According to this report, sales of Bajaj motorcycles declined by over 3 percent in the third quarter, Hero witnessed a negative growth of 13.54 percent while Honda two-wheelers saw a growth of a mere 2 percent. Similarly, if one looks at the trends in the FMCG sector, the story is no different. According to data from market researcher Nielsen (read reports here and here), sales of the industry have gone down by 1-1.5 percent or Rs 3,840 crore in November, compared with October. There has been a 20-40 percent fall in sales of biscuits, salty snacks, toilet soaps, shampoos and washing powders, the data from Nielsen shows. Sales of refined oil, agarbattis, beverages and packaged tea fell about 3-4 percent.
Once again, the IIP data comes handy for reference. The consumer goods, durables and non-durables have done poorly in the December quarter. In fact, in December, growth in consumer durables contracted by 10.3 percent from 9.4 percent in November and 0.6 percent in October. Non-durables declined by 5 percent in December, after contracting 2.9 percent in October and showing a marginal pick up of 2.5 percent in November. Note that December is the month which actually began showing the demonetisation impact. Quite a statistical wonder isn’t it?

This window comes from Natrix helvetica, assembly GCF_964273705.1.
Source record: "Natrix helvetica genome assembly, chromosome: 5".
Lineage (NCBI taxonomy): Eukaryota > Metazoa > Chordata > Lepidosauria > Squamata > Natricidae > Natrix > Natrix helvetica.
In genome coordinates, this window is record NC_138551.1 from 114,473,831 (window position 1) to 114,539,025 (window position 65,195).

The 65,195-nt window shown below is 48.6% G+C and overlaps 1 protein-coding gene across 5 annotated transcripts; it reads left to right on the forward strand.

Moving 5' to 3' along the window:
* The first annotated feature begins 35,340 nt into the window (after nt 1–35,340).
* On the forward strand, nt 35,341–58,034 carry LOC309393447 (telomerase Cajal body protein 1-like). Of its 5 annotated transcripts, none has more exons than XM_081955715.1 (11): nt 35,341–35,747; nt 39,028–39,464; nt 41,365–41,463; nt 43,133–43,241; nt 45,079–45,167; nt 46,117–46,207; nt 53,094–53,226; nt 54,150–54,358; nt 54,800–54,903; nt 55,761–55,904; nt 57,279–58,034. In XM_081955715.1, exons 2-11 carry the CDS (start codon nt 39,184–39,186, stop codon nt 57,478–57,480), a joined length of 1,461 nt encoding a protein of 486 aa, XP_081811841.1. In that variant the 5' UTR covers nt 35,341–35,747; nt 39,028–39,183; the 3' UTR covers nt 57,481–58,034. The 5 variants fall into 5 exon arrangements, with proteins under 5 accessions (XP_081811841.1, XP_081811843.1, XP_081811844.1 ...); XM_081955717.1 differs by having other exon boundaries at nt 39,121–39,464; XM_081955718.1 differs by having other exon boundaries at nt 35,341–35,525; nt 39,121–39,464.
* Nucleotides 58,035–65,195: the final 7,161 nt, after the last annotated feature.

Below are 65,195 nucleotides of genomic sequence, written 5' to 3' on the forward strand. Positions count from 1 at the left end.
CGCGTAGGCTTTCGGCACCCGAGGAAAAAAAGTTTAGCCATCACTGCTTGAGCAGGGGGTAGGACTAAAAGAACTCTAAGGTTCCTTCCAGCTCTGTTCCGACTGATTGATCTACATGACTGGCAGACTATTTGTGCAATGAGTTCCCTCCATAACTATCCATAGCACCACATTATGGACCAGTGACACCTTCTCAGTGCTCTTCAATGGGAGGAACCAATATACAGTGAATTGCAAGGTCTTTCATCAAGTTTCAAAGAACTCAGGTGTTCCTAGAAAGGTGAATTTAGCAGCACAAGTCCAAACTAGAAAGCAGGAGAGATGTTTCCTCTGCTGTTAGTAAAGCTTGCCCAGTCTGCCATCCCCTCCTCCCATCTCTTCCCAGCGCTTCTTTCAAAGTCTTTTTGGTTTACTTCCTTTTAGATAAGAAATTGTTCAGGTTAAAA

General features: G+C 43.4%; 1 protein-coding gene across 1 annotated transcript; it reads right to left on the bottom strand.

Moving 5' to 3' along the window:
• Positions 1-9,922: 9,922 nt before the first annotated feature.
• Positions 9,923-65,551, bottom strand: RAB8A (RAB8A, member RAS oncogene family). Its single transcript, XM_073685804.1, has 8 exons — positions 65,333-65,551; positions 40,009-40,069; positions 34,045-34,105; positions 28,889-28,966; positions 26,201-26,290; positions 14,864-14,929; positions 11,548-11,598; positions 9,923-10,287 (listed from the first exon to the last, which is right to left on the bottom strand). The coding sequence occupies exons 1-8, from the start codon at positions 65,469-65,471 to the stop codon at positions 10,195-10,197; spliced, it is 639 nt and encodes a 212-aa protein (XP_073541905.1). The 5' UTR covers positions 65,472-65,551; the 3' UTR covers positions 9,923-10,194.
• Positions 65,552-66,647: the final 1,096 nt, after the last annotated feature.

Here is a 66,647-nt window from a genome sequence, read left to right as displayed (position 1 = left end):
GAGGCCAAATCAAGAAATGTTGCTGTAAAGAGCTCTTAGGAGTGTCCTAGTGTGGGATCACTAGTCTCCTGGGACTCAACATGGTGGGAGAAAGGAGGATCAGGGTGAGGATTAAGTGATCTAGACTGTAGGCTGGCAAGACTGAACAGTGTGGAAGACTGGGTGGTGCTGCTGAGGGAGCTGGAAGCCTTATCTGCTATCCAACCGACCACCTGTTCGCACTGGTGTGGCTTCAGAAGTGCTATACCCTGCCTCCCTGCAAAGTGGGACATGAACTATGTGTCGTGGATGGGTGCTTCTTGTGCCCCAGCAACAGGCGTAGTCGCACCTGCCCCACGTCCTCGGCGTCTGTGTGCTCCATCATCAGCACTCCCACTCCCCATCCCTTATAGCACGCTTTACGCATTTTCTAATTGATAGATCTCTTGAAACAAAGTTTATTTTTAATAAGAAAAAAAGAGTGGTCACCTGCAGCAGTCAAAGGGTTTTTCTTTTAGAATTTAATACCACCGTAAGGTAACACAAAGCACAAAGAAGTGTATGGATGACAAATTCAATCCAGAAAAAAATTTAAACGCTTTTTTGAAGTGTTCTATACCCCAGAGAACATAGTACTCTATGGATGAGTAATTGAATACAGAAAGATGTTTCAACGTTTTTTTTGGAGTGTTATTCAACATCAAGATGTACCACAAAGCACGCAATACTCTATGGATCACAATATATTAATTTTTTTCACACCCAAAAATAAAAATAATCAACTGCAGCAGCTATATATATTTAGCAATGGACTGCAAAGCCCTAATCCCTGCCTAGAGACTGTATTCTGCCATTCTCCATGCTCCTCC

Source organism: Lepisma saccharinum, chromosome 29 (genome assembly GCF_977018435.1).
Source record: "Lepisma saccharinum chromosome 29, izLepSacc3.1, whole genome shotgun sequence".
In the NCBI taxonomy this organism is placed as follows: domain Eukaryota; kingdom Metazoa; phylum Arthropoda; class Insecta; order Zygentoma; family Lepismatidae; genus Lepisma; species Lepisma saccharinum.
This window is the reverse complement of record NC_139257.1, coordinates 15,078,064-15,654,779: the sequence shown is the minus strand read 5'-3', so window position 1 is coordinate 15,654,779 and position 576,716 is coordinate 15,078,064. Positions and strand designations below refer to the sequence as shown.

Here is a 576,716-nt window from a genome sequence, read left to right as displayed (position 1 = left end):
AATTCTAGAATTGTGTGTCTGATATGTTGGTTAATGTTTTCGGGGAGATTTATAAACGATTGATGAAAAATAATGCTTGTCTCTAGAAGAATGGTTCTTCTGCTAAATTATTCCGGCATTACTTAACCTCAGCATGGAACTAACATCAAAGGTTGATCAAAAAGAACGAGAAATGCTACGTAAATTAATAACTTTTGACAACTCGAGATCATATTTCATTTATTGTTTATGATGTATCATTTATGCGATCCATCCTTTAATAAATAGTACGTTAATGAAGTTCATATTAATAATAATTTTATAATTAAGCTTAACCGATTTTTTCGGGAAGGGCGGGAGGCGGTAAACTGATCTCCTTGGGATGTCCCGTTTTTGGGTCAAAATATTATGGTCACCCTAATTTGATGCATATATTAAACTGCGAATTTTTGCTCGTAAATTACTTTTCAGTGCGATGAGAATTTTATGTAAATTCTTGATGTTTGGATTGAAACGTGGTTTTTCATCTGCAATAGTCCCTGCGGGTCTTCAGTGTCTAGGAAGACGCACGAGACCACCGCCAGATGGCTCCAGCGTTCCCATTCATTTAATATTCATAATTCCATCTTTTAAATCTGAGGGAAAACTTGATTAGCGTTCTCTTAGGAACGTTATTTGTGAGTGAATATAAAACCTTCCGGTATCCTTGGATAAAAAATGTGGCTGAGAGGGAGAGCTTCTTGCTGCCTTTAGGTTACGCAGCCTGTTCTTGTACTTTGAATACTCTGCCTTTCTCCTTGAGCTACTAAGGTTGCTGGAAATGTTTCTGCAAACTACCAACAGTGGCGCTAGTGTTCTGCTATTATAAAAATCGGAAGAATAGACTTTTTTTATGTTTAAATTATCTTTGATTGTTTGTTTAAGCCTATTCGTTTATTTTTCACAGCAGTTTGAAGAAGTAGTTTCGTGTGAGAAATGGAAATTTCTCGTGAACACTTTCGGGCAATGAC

Now look at the public spending figures. The CSO estimate on Tuesday shows the government consumption figures have grown sharply in the third quarter, by 19.9 percent as compared with 15.2 percent in the preceding quarter. There has been surely a pick-up in the government spending in the last three quarters but again, the IIP numbers say a different story. According to this data, the capital goods segment, which is an indicator of the investment activity on the ground, has actually contracted 3 percent in December, declined by a massive 27 percent in October though showed an uptick of 15 percent in the November month. To be sure, the base year for both IIP (2004-05) and GDP numbers (2011-12) are different. But such a sharp contrast is surprising.